Helping Your Kids Cope With Divorce

kids coping with divorce

by Dr. David and Lisa Frisbie

Whether your divorce is recent or distant, one of the best gifts you can give to your children is this one: help them successfully adjust to life in their new family. Even though you’re busy coping with stress and making your own adjustments, the time to help your kids is right now, while change is happening.

Children respond to divorce in a variety of ways, including fear, withdrawal, resentment, anger, and hyperactivity. Their previous patterns and personalities may change dramatically. You may watch this happen with a mixture of anxiety and guilt: Is there any hope? After a divorce, are your kids doomed to failure and maladjustment?

We’ll talk about your kids in a moment. For right now, let’s talk about you. To a large extent, your kids will respond to divorce in the same way that you do. If you spend hours every day mourning the loss of what you don’t have, your kids will mimic this attitude. If you complain constantly about your financial needs or your lack of support and help, your kids will see themselves as being disadvantaged or suffering. When you’re a parent, and especially after a divorce, attitude matters.

If you greet your kids each day with a positive, affirming attitude that shows them the bright side of their new family life, your energy will be contagious. Over time your kids will tend to see life much as you do. You are setting the tone and defining the reality for your household, choice by choice and word by word.

With that said, let’s look at some proactive ways to help your children adjust, reset, and thrive after a divorce. In our other writings, including our books and articles, we call this the “A.R.T.” (adjust, reset, and thrive) of helping children cope with divorce.

Here are a few condensed key principles as you navigate this process:

Focus on the Things That Won’t be Changing

If your kids will continue to attend the same school after a divorce, they will have continuity in their classrooms. If they will be attending the same church, they’ll have access to the same group of friends as before. If they’ll be living in the same house (for all or part of the time) their spaces won’t be changing — they’ll have their same rooms. In addition to these physical and structural continuities, mention and focus on the attitudinal and affectional constants that will remain, making statements such as “I will always love you!” and, if applicable, “Even though he’s moving out of the house, your dad will always love you!”

Give Your Kids Extra Attention

Divorce is a shock to a child’s emotional and psychological life. Your child is coping with trauma and anxiety at a greater level than you may realize. In the midst of so much fear and uncertainty, your extra attention is good medicine. Spend more time with your kids, especially at bedtime. Toward the end of each day, prioritize some activities that are soothing and reassuring, such as positive bedtime stories, positive music playing in the background, and time for prayer and devotions. The presence of a caring, attentive parent is an effective antidote to stress.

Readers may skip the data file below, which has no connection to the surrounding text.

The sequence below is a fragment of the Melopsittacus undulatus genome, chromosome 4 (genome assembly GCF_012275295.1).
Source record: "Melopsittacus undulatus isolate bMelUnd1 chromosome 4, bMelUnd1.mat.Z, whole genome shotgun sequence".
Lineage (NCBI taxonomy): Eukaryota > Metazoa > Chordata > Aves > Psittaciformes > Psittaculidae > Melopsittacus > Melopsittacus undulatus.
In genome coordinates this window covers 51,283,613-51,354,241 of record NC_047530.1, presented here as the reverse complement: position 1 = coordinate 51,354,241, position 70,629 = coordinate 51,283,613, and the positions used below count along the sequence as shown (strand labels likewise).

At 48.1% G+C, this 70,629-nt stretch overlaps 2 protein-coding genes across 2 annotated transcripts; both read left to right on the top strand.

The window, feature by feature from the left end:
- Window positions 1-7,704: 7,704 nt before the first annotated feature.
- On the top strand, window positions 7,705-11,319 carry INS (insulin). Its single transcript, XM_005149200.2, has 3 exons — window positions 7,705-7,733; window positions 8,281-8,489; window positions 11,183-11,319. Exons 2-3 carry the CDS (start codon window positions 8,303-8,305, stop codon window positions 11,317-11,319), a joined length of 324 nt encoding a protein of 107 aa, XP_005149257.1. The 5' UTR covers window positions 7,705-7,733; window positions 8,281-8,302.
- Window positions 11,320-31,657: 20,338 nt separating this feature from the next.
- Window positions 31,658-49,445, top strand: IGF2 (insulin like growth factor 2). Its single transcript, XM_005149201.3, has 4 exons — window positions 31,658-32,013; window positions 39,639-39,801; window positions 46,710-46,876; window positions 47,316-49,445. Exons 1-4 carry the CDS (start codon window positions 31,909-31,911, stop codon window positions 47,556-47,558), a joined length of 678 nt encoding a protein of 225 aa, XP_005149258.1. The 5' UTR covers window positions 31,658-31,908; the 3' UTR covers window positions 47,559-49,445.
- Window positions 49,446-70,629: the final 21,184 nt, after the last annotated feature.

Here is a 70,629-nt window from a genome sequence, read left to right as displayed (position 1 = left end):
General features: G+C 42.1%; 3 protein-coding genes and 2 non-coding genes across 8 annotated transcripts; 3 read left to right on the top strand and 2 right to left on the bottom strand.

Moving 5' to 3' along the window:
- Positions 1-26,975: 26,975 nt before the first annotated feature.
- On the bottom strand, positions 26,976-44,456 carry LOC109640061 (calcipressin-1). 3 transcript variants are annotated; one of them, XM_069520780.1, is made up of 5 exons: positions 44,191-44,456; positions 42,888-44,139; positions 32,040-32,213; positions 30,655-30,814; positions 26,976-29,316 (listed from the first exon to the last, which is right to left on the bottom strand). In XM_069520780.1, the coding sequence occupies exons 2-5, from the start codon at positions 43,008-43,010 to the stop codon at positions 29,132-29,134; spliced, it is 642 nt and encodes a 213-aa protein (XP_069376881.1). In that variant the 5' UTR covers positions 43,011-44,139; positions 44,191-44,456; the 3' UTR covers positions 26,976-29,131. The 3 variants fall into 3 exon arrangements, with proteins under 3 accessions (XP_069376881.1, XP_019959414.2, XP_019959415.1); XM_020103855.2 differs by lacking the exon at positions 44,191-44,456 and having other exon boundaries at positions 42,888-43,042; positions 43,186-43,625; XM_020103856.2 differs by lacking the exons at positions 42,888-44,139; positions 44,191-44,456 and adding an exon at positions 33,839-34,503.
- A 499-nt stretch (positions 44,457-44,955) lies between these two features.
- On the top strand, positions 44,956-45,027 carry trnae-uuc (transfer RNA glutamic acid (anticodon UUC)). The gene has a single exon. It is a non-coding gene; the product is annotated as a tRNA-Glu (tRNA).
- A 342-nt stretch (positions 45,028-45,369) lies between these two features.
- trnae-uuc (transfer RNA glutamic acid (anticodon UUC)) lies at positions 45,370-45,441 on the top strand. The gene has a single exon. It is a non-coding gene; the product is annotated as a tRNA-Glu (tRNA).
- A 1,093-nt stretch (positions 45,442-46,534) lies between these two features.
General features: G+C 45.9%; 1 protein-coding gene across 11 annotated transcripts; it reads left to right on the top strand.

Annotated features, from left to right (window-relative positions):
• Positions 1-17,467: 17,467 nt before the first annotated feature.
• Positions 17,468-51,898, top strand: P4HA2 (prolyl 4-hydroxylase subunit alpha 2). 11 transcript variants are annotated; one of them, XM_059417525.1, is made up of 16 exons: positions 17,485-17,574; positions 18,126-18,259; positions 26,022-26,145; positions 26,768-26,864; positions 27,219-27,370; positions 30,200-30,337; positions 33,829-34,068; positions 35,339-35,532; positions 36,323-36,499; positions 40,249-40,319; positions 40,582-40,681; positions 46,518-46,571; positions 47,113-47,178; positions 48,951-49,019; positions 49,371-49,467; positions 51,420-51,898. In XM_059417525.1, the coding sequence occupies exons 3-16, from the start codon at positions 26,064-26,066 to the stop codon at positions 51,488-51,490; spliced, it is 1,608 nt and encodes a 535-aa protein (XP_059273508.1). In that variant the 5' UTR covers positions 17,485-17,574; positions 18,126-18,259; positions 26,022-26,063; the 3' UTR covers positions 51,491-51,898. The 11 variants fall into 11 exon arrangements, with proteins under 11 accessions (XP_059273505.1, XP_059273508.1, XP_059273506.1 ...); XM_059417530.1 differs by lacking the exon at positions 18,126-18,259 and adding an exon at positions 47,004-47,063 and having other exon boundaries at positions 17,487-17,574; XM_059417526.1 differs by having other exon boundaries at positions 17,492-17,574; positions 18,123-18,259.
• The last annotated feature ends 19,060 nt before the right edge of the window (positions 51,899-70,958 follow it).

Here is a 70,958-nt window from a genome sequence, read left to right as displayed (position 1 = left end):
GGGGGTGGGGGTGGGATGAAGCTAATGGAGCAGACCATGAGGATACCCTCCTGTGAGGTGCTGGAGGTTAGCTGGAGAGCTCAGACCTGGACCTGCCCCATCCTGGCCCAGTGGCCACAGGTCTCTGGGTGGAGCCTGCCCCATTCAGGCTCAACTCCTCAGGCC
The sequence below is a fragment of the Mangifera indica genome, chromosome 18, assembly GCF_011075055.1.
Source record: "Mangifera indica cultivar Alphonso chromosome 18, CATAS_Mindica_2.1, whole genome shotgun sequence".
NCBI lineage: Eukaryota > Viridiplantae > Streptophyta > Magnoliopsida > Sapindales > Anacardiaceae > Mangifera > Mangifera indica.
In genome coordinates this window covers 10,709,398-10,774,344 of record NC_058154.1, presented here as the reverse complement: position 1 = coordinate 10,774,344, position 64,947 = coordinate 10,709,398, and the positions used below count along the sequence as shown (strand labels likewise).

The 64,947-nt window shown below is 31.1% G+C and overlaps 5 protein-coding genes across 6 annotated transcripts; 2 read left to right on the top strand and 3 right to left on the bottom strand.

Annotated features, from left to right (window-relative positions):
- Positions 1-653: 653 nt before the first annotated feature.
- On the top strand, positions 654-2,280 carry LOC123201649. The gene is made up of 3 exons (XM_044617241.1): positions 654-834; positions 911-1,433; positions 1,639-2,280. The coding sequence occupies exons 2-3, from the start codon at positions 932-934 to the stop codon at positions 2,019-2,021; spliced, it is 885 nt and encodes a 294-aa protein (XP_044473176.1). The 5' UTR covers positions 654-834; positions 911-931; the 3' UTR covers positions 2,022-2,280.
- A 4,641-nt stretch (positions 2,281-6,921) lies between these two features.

Within wise limits, be transparent with your kids about how you see the future.  With older children and teens, it’s OK to be honest and self-revealing as you face the future without your partner. Even younger children may be curious about such basic questions as “Will you and Mommy ever get back together?” or “Are you going to start dating again?” Before jumping into an answer to these kinds of queries, try reframing the question and asking for your child’s opinion and input. This process is enormously valuable with adolescents; when you value and include their opinions, you help them feel respected. In all of these interactions, show your children a hope that is genuine and real. You can find this hope in Scripture. In all these things we endure, God is with us.

You don’t need to pretend that life is wonderful; you don’t need to act like divorce is an upgrade or a beautiful choice. Your kids know the truth: Divorce hurts. Beyond this basic reality, they need to hang on to a few other certainties also – their parents still love them, and their family, even in its new configuration, will share a positive future.

The A.R.T. of Helping Your Kids Cope With Divorce

  • AdjustYour children are coping with the stress of changes, including unexpected and frightening changes, as their parents’ divorce. What they need from you in this stage: attention and reassurance.
  • ResetYour children are learning the contours and outlines of “the new normal” in their daily life and family routines. What they need from you in this stage: structure and reinforcement.
  • ThriveYour children’s basic needs are being met. They feel secure; they know that they are loved. Their home is a safe and healthy environment. What they need from you in this stage: consistency and encouragement

Children can learn to cope with the difficulties of divorce. One of the most effective ways we can welp our children adjust is to give them a few key coping strategies. Reminding them of things that will remain the same after divorce and showering them with extra love and attention can really help children feel secure and help them see that they can get through hard things. A few key words parents should remember when striving to help their children cope are attention,  reassurance, structure, reinforcement, consistency and encouragement. When parents focus on these principles, children are more easily able to gracefully cope with the difficult challenges of divorce.